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Japanese Transit Profitability – No Monopoly for Monorails

Light Rail Progress • March 2003

Monorail advocates frequently make extravagant assertions about the supposedly exceptional "profitability" of monorail systems, particularly compared to light rail transit (LRT) and other standard rail transit systems. Zealous monorail supporters have been known to make claims such as "the only public transportation systems in the world being run for profit are monorail systems." This, it's argued, should be considered "evidence of superior technology."

On its website, for instance, the Monorail Society claims that "No matter what the cost of building one is, monorail has the best chance of all transit modes of turning a profit." To support this type of assertion, the foremost evidence offered by monorail advocates invariably comes from Japan - particularly the experience of Tokyo's Haneda Airport monorail connector line (see photo). Thus the Monorail Society assures us that "... monorail can turn a profit once built. The Tokyo Monorail ... is operated by a private business and turns a profit each year. This is unheard of with conventional rail or bus systems."
[Source: Monorail Society website,, March 2003]

Such assertions of the exclusive "profitability" of Japanese monorails are refuted by real-world facts. it should be noted that, particularly in Japan – where traffic volumes are high, transport by automobile is less encouraged than in North America, and public transport is encouraged through government policies – a number of rail passenger modes, including LRT (light rail), report operating profits.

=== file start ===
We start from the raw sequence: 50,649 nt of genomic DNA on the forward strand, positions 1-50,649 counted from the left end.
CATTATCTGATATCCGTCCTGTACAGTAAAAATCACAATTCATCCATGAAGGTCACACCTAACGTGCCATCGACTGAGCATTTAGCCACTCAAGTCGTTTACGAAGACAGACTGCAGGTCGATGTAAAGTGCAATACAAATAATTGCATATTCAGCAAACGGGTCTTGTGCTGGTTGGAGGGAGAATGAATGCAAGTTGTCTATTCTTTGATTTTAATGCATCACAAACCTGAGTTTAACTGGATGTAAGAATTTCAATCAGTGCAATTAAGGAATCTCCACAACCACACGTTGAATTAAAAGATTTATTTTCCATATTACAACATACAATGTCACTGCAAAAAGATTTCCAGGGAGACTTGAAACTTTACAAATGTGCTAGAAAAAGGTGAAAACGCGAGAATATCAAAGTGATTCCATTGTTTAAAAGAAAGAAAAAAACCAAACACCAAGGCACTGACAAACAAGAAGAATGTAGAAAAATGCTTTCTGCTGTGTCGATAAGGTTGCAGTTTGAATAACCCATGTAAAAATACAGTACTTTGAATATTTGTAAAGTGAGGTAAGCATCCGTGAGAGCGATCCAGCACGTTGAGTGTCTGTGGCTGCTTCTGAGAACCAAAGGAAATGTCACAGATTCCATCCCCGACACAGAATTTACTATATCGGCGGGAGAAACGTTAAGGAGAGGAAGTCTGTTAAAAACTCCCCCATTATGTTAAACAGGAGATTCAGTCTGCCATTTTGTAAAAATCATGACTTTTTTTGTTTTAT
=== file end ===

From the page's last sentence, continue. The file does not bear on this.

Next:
This is solidly substantiated by reliable operating data. As researched from Japanese government statistics and analyzed by Leroy Demery, Jr., various Japanese rail transport operators reported an operating profit (simple operating revenues less operating expenses, without deducting any finance charges or taxes) for the 2000 fiscal year.
[Source: Sûûji de miru tetsudôô 2001, Un-yu Keizai Kenkyûû Kikôô, Tôôkyôô, 2001 (annual publication of rail transport statistics, compiled by Japanese Ministry of Land, infrastructure and Transport, Railway Bureau)]

These "profitable" rail and guideway system operators are grouped by type of system in the following listings:

Monorails and ICTS (intermediate Capacity) Lines
with Operating Surplus ("Profit"), Year 2000

- Kitakyushu Monorail
- Kobe New Transit Co. (ICTS "Portliner" and "Rokkoliner")
- Osaka Monorail
- Saitama New Urban Transport (ICTS "New Shuttle")
- Shonan Monorail
- Tokyo Monorail
- Tokyo municipal monorail (Ueno Park, 1999)
- Yokohama New Transit Co., Ltd. (ICTS "Kanazawa Seaside Line")
- Yurikamome (ICTS, Tokyo)

Streetcar/LRT Systems
with Operating Surplus ("Profit"), Year 2000

- Enoshima Electric Railway
- Hakodate municipal streetcar system
- Kagoshima municipal streetcar system
- Nagasaki Electric Railway Co., Ltd
- Okayama Electric Tramway Co., Ltd
- Tokyo municipal streetcar system
- Tokyu Corp. (suburban Tokyo)
- Toyama Railroad Co., Ltd (streetcar division, Toyama)

Subway Systems